Keith Richards recently sat down for his debut appearance on The Howard Stern Show and he was in fine form, looking back with the host on his first memories of the guitar, and how it still holds so much fascination for him. Like Stern's interview with Paul Simon, it reiterates that guitar playing is a lifelong journey.
We have Keef's Grandad Gus to thank for the Rolling Stones in many ways. In the clip below it's clear to see the affection that the legend remembers the man who got him playing as a 12-year-old boy.
"My grandfather introduced me – because he had one, which helped," laughed Keef. "It was just something that fascinated me… Grandpa lent it to me and said, 'Put your fingers here, try this out', and it went from there. I thought, 'I really like this' but I had absolutely no preconceived notions about playing music or anything. Grandad, Gus was his name, he turned me on to it – but without pushing.
"He used to keep it on a shelf in his living room, and one say I was visiting – I used to visit every now and again – and he said, 'You keep looking at that thing, you want [a go]?'"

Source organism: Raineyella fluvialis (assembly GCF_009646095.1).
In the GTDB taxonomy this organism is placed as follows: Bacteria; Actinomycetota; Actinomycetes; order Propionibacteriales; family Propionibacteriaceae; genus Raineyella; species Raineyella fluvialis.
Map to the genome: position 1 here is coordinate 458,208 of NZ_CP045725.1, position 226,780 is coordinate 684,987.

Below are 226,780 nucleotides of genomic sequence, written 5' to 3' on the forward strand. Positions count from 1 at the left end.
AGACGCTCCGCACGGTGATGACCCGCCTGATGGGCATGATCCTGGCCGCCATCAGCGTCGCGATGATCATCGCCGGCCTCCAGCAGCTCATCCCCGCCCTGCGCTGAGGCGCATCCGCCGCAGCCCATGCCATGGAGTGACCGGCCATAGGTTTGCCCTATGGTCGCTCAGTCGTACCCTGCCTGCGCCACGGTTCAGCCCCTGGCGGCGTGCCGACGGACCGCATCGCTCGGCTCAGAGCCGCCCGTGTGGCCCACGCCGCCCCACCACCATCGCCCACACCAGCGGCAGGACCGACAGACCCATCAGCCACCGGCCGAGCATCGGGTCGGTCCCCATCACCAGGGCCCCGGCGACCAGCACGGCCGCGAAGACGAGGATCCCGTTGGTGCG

Gus was a violinist but had other instruments around the house. His advice on how the young guitar hero in the making should start on his musical path proved vital.
"He pulled it off the shelf and put it in my hands and said, 'If you can learn this little Spanish thing – this flamenco thing called Malagueña – it's quite simple to start with then you can elaborate, but if you can learn that you'll be able to play guitar.' So I went to work."
A few months later Keef knew he was hooked. "But the thing is, there was no way I was going to be a musician musician," he reflected. "Going to the college to the college of music. But it just started to come to me. Then I realised what I really wanted to do was play with another cat."
Via Mick Jagger and the guitarists he knew, the future Rolling Stone would find what he was looking for. "It wasn't seriously until Mick and I [hooked up] that I really though about this thing being [a future]. It was just a hobby."
There was no plan B for him. And he still plays guitar "just about every day".
"It's a work in progress, Howard," he told Stern. Every time you pick the thing up there's the potential of finding something totally new. It's the one note against the other, and the rhythm at the same time. This is why music is so beautiful and why it's kind of weird to talk about music. Because if you could put music into words there would be no need for it."
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